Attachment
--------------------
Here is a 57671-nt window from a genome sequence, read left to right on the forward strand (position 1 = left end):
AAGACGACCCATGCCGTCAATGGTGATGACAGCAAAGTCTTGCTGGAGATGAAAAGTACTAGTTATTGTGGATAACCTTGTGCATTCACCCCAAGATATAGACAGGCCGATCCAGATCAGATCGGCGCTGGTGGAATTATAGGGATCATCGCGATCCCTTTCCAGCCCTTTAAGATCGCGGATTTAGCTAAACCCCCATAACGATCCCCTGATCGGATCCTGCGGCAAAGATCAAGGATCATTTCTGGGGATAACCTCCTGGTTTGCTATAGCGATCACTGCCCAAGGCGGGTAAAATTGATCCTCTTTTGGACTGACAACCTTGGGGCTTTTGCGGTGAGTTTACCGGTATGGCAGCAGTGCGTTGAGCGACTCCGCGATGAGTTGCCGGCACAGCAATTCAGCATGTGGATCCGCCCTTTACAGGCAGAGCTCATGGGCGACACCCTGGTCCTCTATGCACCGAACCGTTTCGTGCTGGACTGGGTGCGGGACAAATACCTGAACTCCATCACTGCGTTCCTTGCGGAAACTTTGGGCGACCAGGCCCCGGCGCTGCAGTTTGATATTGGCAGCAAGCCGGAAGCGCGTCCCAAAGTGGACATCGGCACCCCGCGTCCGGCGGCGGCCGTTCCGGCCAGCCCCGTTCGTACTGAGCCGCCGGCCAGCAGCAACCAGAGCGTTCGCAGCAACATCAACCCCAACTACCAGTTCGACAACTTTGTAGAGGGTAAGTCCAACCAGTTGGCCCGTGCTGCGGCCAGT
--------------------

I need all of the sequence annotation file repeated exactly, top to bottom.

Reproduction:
Here is a 57671-nt window from a genome sequence, read left to right on the forward strand (position 1 = left end):
AAGACGACCCATGCCGTCAATGGTGATGACAGCAAAGTCTTGCTGGAGATGAAAAGTACTAGTTATTGTGGATAACCTTGTGCATTCACCCCAAGATATAGACAGGCCGATCCAGATCAGATCGGCGCTGGTGGAATTATAGGGATCATCGCGATCCCTTTCCAGCCCTTTAAGATCGCGGATTTAGCTAAACCCCCATAACGATCCCCTGATCGGATCCTGCGGCAAAGATCAAGGATCATTTCTGGGGATAACCTCCTGGTTTGCTATAGCGATCACTGCCCAAGGCGGGTAAAATTGATCCTCTTTTGGACTGACAACCTTGGGGCTTTTGCGGTGAGTTTACCGGTATGGCAGCAGTGCGTTGAGCGACTCCGCGATGAGTTGCCGGCACAGCAATTCAGCATGTGGATCCGCCCTTTACAGGCAGAGCTCATGGGCGACACCCTGGTCCTCTATGCACCGAACCGTTTCGTGCTGGACTGGGTGCGGGACAAATACCTGAACTCCATCACTGCGTTCCTTGCGGAAACTTTGGGCGACCAGGCCCCGGCGCTGCAGTTTGATATTGGCAGCAAGCCGGAAGCGCGTCCCAAAGTGGACATCGGCACCCCGCGTCCGGCGGCGGCCGTTCCGGCCAGCCCCGTTCGTACTGAGCCGCCGGCCAGCAGCAACCAGAGCGTTCGCAGCAACATCAACCCCAACTACCAGTTCGACAACTTTGTAGAGGGTAAGTCCAACCAGTTGGCCCGTGCTGCGGCCAGT